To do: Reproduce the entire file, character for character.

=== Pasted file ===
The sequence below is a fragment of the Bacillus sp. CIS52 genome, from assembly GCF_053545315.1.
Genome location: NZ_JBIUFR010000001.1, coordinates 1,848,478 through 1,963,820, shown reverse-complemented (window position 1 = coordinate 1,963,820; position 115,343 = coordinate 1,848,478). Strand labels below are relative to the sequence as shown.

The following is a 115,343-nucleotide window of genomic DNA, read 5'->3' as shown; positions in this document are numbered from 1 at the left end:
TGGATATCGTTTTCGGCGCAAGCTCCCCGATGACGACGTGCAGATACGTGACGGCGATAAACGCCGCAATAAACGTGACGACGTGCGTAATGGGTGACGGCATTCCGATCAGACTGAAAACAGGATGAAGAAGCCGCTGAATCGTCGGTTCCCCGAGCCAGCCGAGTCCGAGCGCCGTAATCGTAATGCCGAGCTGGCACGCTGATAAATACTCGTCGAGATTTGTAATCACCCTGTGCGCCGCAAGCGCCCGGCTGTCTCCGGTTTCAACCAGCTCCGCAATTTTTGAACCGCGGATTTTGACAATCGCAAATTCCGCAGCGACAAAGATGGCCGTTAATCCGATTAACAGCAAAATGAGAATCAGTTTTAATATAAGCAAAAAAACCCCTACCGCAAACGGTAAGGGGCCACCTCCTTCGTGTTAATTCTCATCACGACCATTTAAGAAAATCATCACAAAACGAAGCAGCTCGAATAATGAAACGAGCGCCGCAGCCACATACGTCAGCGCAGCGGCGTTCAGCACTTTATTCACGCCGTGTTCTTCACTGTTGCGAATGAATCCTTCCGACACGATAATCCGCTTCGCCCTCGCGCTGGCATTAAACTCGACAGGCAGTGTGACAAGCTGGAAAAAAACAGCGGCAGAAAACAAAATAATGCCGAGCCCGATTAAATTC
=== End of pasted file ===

The sequence below is a fragment of the Bacillus sp. CIS52 genome, from assembly GCF_053545315.1.
Genome location: NZ_JBIUFR010000001.1, coordinates 1,848,478 through 1,963,820, shown reverse-complemented (window position 1 = coordinate 1,963,820; position 115,343 = coordinate 1,848,478). Strand labels below are relative to the sequence as shown.

The following is a 115,343-nucleotide window of genomic DNA, read 5'->3' as shown; positions in this document are numbered from 1 at the left end:
TGGATATCGTTTTCGGCGCAAGCTCCCCGATGACGACGTGCAGATACGTGACGGCGATAAACGCCGCAATAAACGTGACGACGTGCGTAATGGGTGACGGCATTCCGATCAGACTGAAAACAGGATGAAGAAGCCGCTGAATCGTCGGTTCCCCGAGCCAGCCGAGTCCGAGCGCCGTAATCGTAATGCCGAGCTGGCACGCTGATAAATACTCGTCGAGATTTGTAATCACCCTGTGCGCCGCAAGCGCCCGGCTGTCTCCGGTTTCAACCAGCTCCGCAATTTTTGAACCGCGGATTTTGACAATCGCAAATTCCGCAGCGACAAAGATGGCCGTTAATCCGATTAACAGCAAAATGAGAATCAGTTTTAATATAAGCAAAAAAACCCCTACCGCAAACGGTAAGGGGCCACCTCCTTCGTGTTAATTCTCATCACGACCATTTAAGAAAATCATCACAAAACGAAGCAGCTCGAATAATGAAACGAGCGCCGCAGCCACATACGTCAGCGCAGCGGCGTTCAGCACTTTATTCACGCCGTGTTCTTCACTGTTGCGAATGAATCCTTCCGACACGATAATCCGCTTCGCCCTCGCGCTGGCATTAAACTCGACAGGCAGTGTGACAAGCTGGAAAAAAACAGCGGCAGAAAACAAAATAATGCCGAGCCCGATTAAATTC